Until we qualify for Europe, the only border we cross for a game of football is the Welsh one – and for teams like Newport County

Until we qualify for Europe, the only border we cross for a game of football is the Welsh one – and for teams like Newport County. It feels so unspectacular too. There’s no 5am pints at Stansted Wetherspoons, no continental cafe culture and a strong chance of rain on top of it all. Half the time, you don’t even notice the border’s there. Three quarters of Chester‘s Deva Stadium is on their side. But you wouldn’t know it.

If you’re travelling to south Wales, the Severn Bridge is the pretty big, steel-built giveway. And, once you’re across, that’s Wales. Just as soon as you’ve taken that in, you arrive in Newport. So, how did this little international fixture end up on our desk – and why is it so important you realise Wales and the Isle of Wight are two very different places?

Who are Newport County?

First and foremost, the Exiles are not Newport (IOW). At no point have we ever needed to catch a ferry for this one. To be fair, we might have done so in the days before that Bridge. Nor are they Newport Pagnell Town. But you’d need to be even more confused to think so. No, this lot are – whether they like it or not – Wales’ third-best club team. For a while, you could say it was Wrexham. Not so much now, however.

By our own rules here at BoroGuide, we shouldn’t be going back further than 1989 for this tale. Yes – the Exiles first formed in 1912; becoming a Football League team in 1920 (and again in 1932 after failing to get re-elected in 1931). And when we were just starting out in senior football in 1980-1, they were storming through to the quarter finals of the European Cup Winners’ Cup. Now that’s something we could only dream of… for now. Then again, it did help that winning the Welsh Cup took you into Europe back then.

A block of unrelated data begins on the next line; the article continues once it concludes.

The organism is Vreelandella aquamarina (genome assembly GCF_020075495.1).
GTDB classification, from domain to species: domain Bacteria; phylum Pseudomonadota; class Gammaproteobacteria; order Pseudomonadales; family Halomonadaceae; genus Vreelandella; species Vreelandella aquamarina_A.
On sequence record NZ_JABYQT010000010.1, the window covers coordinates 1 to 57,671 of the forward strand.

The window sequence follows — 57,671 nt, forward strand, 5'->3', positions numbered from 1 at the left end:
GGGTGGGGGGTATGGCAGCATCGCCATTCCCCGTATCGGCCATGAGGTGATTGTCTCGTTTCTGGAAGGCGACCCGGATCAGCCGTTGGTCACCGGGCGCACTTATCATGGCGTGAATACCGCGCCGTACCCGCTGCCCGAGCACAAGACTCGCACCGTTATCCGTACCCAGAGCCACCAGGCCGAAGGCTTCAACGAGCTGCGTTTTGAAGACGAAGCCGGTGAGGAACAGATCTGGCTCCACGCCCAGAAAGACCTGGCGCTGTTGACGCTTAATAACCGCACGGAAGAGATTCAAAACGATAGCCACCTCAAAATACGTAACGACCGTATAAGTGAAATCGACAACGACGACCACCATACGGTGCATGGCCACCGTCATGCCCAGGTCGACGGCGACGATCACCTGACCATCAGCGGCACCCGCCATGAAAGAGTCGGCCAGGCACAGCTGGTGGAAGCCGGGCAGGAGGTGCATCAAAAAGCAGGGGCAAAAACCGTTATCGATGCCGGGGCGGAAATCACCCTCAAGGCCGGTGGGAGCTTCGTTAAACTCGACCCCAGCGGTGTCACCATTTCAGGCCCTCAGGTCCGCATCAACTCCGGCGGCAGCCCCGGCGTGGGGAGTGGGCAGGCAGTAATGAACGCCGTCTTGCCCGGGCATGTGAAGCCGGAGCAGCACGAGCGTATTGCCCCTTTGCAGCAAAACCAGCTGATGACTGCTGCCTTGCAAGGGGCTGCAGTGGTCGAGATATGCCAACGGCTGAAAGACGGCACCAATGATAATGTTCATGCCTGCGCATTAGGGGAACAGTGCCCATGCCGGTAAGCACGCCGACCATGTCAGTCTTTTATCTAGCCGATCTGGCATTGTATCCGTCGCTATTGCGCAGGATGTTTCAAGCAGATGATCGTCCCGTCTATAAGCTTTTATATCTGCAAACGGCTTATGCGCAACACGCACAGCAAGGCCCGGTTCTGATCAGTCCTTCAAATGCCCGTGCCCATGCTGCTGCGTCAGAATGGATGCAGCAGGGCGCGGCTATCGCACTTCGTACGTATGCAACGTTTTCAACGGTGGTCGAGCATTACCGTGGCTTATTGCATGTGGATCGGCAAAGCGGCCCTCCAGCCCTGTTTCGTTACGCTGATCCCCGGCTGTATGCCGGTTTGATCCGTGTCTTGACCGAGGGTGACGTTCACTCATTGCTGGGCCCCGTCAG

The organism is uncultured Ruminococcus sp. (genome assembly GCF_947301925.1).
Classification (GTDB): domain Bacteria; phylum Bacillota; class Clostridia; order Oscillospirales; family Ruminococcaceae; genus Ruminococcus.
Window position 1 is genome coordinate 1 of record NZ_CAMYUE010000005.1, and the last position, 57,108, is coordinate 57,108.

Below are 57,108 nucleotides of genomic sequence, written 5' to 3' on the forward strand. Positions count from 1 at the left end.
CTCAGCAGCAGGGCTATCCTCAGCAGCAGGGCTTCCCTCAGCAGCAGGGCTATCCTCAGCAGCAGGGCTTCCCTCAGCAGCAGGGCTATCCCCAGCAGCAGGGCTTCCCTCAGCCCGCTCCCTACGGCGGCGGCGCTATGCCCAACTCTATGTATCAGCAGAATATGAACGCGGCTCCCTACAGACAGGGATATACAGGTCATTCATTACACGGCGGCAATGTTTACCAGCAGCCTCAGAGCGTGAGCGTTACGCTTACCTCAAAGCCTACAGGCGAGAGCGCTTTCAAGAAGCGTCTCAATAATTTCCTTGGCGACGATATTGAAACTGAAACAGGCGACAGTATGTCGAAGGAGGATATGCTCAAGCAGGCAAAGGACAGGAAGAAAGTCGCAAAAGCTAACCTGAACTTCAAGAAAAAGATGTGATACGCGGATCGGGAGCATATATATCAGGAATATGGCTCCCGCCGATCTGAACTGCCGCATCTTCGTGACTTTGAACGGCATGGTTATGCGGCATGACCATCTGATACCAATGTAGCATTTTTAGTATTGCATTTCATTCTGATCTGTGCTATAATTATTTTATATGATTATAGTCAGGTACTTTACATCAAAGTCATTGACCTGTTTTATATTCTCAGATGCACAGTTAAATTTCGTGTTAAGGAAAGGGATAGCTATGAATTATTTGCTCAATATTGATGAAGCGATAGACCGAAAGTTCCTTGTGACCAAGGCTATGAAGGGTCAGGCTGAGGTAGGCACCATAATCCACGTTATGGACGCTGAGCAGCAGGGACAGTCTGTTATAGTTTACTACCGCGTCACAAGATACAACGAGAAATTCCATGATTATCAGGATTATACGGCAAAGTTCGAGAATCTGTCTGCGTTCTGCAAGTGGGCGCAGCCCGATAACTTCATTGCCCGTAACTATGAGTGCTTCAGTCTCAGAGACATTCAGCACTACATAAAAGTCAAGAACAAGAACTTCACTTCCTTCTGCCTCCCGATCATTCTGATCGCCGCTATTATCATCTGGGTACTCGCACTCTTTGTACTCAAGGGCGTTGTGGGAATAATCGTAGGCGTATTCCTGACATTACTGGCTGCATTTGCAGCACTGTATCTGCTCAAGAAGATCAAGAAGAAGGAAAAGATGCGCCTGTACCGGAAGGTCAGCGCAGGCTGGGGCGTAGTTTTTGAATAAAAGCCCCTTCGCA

It still does now, to be fair. But the ‘big’ Welsh sides don’t take part any more.

Why do we know Newport County?

In 1987, the old County were relegated from the old Division Three. A year later and they were propping up the entire Football League. We know how that feels, lads. It took them out of the League and into the Conference. But their campaign would not see the end. In February 1989, the club were wound up with debts of £330,000. It wasn’t ’til the summer that a new club formed in its place: Newport AFC.

After climbing up through the Hellenic and Southern Leagues, the Exiles (re-)added their lost County suffix in 1999. And their road ‘back’ to the Football League continued. First, it started with a place in the new Conference South for the 2004-5 campaign. In 2010, they won the title and came up to the Blue Square Premier (just as we were leaving). And just three years later, the playoffs brought them into League Two. Restoration complete?

Oh, right – what about us. Well, their debut season in the League saw us relegated from League One. The two aren’t connected, of course. But that’s how we eventually came to meet for the first time.

What is our record against Newport County?

Do you know, it surprises us how good our record against the Exiles is – because we had thought it wasn’t great. It’s perhaps down to the fact that it opened with a dismal defeat at their place in December 2014. But we then went on a run of seven without defeat against them; winning five and drawing a couple, including a 3-3 belter on the opening day of the 2017-8 season. There’s been no shortage of drama, to be fair.

The odd number of games between us is, obvs, down to the aborted 2019-20 season. It gave us more than enough time to pay a visit to south Wales and the return at our place was actually the first of our remaining games to fall to Covid-19. Under the leadership of Mark Sampson, Boro’ were denied a rare win by Jamille Matt‘s 92nd minute equaliser. It would’ve been a decent point given our record that season. But to be so close to a win…

Newport County: Boro’s Record

Our head-to-head: P 11 — W 6 — D 3 — L 2 — F 18– A 13 — Pts 21 — WR 55%
Our last tango: Newport County 1-1 Stevenage, 14 December 2019

What happened to Newport County?

Well, what do you want our answer to be? At the time of writing this, we’re still (thankfully) in the same division. And we’re due to pick up where we left off during the 2020-1 season. But with how things are going with that infernal lurgy, we’ll believe it when we see it*.

*probably on iFollow


• WANT TO KNOW MORE? – Newport County club profile

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Pete H is the head of the BoroGuide team; helping to keep the show on the road for the best part of two decades – all because of his love of Boro'. He was relatively late to the scene; first rocking up at Broadhall Way during the 1995-6 season. But that's mainly because he was too young to pledge allegiance before then. There have been more than enough highs (Easter Monday '96) and lows (Kettering '02) since then, however, to keep him occupied. Yes, and the 2010 title win...